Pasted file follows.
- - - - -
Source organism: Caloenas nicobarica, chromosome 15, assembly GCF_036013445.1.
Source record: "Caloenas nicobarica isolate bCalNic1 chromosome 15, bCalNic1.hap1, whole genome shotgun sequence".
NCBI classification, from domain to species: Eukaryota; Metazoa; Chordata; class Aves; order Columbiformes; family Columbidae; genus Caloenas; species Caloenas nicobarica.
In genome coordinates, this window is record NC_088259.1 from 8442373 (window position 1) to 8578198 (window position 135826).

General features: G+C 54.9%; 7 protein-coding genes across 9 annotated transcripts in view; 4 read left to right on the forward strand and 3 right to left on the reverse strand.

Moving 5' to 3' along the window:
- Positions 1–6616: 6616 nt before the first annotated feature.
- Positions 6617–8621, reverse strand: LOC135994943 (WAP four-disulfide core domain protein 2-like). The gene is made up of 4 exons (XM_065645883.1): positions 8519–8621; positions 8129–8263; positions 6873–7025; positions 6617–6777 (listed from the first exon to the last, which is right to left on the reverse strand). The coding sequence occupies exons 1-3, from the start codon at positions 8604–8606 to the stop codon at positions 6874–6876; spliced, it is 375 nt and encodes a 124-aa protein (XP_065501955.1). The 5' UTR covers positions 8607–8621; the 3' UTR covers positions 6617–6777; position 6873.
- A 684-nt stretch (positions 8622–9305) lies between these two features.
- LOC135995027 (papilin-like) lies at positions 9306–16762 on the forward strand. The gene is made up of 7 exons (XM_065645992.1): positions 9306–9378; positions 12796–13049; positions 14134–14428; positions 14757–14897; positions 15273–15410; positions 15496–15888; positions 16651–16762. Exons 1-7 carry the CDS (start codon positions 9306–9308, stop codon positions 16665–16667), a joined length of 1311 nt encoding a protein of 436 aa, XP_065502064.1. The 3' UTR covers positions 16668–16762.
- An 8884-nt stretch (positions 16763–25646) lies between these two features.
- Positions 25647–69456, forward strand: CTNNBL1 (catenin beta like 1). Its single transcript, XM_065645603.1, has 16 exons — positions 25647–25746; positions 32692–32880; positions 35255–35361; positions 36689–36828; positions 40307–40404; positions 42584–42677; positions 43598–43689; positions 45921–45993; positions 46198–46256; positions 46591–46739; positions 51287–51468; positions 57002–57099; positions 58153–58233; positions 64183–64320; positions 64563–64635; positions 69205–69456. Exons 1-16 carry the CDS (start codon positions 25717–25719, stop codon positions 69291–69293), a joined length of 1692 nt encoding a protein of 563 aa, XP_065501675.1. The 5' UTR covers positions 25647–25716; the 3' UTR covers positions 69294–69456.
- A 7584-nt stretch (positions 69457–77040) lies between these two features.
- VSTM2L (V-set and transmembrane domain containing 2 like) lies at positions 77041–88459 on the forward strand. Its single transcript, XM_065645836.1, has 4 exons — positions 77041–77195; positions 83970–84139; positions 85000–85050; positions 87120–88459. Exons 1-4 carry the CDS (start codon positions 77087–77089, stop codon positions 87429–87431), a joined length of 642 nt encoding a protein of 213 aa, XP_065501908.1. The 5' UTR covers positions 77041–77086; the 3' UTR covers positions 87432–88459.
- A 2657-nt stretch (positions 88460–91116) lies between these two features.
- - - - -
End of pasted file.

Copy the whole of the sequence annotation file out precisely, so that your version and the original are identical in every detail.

Source organism: Caloenas nicobarica, chromosome 15, assembly GCF_036013445.1.
Source record: "Caloenas nicobarica isolate bCalNic1 chromosome 15, bCalNic1.hap1, whole genome shotgun sequence".
NCBI classification, from domain to species: Eukaryota; Metazoa; Chordata; class Aves; order Columbiformes; family Columbidae; genus Caloenas; species Caloenas nicobarica.
In genome coordinates, this window is record NC_088259.1 from 8442373 (window position 1) to 8578198 (window position 135826).

General features: G+C 54.9%; 7 protein-coding genes across 9 annotated transcripts in view; 4 read left to right on the forward strand and 3 right to left on the reverse strand.

Moving 5' to 3' along the window:
- Positions 1–6616: 6616 nt before the first annotated feature.
- Positions 6617–8621, reverse strand: LOC135994943 (WAP four-disulfide core domain protein 2-like). The gene is made up of 4 exons (XM_065645883.1): positions 8519–8621; positions 8129–8263; positions 6873–7025; positions 6617–6777 (listed from the first exon to the last, which is right to left on the reverse strand). The coding sequence occupies exons 1-3, from the start codon at positions 8604–8606 to the stop codon at positions 6874–6876; spliced, it is 375 nt and encodes a 124-aa protein (XP_065501955.1). The 5' UTR covers positions 8607–8621; the 3' UTR covers positions 6617–6777; position 6873.
- A 684-nt stretch (positions 8622–9305) lies between these two features.
- LOC135995027 (papilin-like) lies at positions 9306–16762 on the forward strand. The gene is made up of 7 exons (XM_065645992.1): positions 9306–9378; positions 12796–13049; positions 14134–14428; positions 14757–14897; positions 15273–15410; positions 15496–15888; positions 16651–16762. Exons 1-7 carry the CDS (start codon positions 9306–9308, stop codon positions 16665–16667), a joined length of 1311 nt encoding a protein of 436 aa, XP_065502064.1. The 3' UTR covers positions 16668–16762.
- An 8884-nt stretch (positions 16763–25646) lies between these two features.
- Positions 25647–69456, forward strand: CTNNBL1 (catenin beta like 1). Its single transcript, XM_065645603.1, has 16 exons — positions 25647–25746; positions 32692–32880; positions 35255–35361; positions 36689–36828; positions 40307–40404; positions 42584–42677; positions 43598–43689; positions 45921–45993; positions 46198–46256; positions 46591–46739; positions 51287–51468; positions 57002–57099; positions 58153–58233; positions 64183–64320; positions 64563–64635; positions 69205–69456. Exons 1-16 carry the CDS (start codon positions 25717–25719, stop codon positions 69291–69293), a joined length of 1692 nt encoding a protein of 563 aa, XP_065501675.1. The 5' UTR covers positions 25647–25716; the 3' UTR covers positions 69294–69456.
- A 7584-nt stretch (positions 69457–77040) lies between these two features.
- VSTM2L (V-set and transmembrane domain containing 2 like) lies at positions 77041–88459 on the forward strand. Its single transcript, XM_065645836.1, has 4 exons — positions 77041–77195; positions 83970–84139; positions 85000–85050; positions 87120–88459. Exons 1-4 carry the CDS (start codon positions 77087–77089, stop codon positions 87429–87431), a joined length of 642 nt encoding a protein of 213 aa, XP_065501908.1. The 5' UTR covers positions 77041–77086; the 3' UTR covers positions 87432–88459.
- A 2657-nt stretch (positions 88460–91116) lies between these two features.